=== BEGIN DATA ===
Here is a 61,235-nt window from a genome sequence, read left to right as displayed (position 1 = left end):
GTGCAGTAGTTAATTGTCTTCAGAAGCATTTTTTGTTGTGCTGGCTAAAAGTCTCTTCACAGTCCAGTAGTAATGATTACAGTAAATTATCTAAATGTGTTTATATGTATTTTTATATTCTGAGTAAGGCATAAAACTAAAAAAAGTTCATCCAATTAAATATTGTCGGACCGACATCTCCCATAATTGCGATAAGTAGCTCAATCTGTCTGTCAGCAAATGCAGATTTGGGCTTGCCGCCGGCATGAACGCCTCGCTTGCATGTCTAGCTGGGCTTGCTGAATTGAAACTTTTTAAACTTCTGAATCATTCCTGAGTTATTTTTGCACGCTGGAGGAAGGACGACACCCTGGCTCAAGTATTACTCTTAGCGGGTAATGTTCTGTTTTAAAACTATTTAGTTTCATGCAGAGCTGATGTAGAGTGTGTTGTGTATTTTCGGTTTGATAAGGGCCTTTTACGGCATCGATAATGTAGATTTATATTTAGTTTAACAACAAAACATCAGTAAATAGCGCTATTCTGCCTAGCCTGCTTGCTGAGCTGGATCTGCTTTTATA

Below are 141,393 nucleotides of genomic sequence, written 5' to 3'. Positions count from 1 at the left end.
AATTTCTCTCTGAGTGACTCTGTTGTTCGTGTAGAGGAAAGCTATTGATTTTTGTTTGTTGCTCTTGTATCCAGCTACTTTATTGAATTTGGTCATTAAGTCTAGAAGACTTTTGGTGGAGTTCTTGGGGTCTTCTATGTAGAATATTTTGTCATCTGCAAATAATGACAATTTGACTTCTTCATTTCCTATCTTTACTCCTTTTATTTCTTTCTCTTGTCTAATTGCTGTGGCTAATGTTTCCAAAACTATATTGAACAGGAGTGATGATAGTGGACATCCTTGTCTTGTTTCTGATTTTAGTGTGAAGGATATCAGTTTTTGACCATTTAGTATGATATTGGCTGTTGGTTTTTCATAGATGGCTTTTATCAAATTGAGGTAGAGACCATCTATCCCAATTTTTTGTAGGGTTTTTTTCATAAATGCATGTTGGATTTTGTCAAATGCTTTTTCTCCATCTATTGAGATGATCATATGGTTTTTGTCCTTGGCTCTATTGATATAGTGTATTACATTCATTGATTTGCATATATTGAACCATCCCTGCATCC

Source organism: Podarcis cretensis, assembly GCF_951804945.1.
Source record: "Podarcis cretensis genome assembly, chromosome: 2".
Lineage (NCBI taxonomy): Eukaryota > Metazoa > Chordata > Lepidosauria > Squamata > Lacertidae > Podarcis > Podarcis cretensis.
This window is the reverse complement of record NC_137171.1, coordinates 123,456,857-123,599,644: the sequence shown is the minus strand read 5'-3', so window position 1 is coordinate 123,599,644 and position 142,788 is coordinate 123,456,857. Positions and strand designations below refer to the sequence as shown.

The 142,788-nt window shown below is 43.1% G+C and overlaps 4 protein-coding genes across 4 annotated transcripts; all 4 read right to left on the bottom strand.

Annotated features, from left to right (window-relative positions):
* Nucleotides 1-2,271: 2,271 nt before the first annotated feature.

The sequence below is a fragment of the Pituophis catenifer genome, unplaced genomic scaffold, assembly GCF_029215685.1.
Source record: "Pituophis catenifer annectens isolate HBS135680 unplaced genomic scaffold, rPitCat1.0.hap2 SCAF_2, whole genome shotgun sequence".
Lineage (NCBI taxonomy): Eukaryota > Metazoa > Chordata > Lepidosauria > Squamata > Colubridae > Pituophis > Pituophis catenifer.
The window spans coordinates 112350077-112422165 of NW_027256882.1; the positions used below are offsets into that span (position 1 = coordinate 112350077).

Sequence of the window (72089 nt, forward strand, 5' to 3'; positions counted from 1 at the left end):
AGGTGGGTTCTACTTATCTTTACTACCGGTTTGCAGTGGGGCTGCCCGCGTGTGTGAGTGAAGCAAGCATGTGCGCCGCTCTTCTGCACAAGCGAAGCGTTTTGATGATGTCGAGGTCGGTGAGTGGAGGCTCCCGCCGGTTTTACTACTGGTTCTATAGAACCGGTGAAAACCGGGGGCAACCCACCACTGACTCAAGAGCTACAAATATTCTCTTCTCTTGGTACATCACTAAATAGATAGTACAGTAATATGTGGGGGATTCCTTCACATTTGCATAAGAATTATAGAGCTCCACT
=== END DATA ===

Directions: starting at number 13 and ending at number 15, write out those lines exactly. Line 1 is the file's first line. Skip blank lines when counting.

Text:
Source record: "Pituophis catenifer annectens isolate HBS135680 unplaced genomic scaffold, rPitCat1.0.hap2 SCAF_2, whole genome shotgun sequence".
Lineage (NCBI taxonomy): Eukaryota > Metazoa > Chordata > Lepidosauria > Squamata > Colubridae > Pituophis > Pituophis catenifer.
The window spans coordinates 112350077-112422165 of NW_027256882.1; the positions used below are offsets into that span (position 1 = coordinate 112350077).